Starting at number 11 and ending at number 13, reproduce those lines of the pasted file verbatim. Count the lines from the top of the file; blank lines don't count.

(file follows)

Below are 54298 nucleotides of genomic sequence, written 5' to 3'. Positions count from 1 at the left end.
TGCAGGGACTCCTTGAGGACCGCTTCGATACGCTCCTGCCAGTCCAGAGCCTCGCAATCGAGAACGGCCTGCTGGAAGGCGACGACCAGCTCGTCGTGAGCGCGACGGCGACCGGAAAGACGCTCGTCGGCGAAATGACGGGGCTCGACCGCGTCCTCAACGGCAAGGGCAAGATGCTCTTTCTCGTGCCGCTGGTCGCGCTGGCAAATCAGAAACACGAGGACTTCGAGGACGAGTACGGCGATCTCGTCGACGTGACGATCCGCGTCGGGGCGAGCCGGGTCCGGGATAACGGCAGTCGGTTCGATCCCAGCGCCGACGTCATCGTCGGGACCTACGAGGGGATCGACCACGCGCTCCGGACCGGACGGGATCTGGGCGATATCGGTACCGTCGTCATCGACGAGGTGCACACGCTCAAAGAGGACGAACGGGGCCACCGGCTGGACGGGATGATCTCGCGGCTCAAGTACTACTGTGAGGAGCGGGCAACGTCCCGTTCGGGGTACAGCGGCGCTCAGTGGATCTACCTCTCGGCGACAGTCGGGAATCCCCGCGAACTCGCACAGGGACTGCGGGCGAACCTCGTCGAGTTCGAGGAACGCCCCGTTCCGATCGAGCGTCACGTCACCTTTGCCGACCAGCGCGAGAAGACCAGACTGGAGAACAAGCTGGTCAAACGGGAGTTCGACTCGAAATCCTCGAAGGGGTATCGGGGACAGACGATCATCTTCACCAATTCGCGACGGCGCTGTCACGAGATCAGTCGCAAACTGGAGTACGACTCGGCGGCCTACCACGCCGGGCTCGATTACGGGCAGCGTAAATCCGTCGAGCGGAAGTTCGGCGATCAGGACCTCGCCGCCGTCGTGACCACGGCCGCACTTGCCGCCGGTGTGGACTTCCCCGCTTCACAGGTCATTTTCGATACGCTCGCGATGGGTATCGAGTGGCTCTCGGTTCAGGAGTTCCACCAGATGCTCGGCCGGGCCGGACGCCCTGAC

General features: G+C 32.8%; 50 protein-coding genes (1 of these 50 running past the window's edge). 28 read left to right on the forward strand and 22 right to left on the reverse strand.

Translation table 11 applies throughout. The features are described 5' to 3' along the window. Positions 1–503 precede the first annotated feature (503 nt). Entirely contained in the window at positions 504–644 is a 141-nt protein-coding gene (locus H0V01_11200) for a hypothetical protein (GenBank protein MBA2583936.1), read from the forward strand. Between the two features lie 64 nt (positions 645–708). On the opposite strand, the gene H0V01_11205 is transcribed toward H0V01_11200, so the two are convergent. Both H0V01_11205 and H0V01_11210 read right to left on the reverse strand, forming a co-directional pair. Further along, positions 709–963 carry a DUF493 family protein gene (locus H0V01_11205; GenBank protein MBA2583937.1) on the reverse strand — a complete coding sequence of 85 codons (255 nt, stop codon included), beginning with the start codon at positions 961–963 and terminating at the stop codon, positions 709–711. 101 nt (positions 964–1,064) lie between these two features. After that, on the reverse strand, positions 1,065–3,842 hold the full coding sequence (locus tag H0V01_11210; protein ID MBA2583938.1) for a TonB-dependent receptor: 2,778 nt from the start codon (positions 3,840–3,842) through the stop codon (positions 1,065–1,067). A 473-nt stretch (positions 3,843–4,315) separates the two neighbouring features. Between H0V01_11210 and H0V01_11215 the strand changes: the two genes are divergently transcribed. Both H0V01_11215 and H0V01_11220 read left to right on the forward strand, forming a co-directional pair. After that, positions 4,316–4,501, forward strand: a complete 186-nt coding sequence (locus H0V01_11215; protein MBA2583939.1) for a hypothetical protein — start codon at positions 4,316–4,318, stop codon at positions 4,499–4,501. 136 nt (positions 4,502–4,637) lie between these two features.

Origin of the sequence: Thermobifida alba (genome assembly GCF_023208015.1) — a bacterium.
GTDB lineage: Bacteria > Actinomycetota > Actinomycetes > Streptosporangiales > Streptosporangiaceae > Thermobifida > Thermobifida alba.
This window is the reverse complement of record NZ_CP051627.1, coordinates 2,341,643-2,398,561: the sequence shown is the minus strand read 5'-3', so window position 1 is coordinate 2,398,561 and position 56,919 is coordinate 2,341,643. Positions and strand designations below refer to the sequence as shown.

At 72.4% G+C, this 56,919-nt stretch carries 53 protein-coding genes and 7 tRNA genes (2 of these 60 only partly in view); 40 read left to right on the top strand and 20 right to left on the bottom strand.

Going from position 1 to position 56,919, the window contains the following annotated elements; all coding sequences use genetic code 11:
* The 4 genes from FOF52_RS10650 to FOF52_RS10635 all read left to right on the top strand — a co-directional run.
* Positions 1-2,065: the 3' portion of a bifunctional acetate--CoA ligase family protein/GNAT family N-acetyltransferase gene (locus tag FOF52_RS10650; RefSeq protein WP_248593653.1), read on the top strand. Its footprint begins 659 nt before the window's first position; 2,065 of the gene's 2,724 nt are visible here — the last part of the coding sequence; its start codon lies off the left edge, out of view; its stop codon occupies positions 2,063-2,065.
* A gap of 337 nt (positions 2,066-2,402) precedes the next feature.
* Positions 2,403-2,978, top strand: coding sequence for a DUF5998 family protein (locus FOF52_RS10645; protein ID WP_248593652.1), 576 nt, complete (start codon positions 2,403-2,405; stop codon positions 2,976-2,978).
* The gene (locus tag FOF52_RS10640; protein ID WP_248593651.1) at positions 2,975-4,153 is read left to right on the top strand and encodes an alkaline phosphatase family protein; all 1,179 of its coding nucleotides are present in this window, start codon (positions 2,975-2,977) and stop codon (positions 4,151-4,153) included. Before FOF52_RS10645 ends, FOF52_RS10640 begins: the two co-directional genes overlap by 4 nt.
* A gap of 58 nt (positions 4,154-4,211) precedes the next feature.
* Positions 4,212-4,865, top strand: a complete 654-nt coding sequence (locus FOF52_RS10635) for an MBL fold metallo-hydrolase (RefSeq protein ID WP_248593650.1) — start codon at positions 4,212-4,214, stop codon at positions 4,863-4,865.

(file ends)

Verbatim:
* Positions 1-2,065: the 3' portion of a bifunctional acetate--CoA ligase family protein/GNAT family N-acetyltransferase gene (locus tag FOF52_RS10650; RefSeq protein WP_248593653.1), read on the top strand. Its footprint begins 659 nt before the window's first position; 2,065 of the gene's 2,724 nt are visible here — the last part of the coding sequence; its start codon lies off the left edge, out of view; its stop codon occupies positions 2,063-2,065.
* A gap of 337 nt (positions 2,066-2,402) precedes the next feature.
* Positions 2,403-2,978, top strand: coding sequence for a DUF5998 family protein (locus FOF52_RS10645; protein ID WP_248593652.1), 576 nt, complete (start codon positions 2,403-2,405; stop codon positions 2,976-2,978).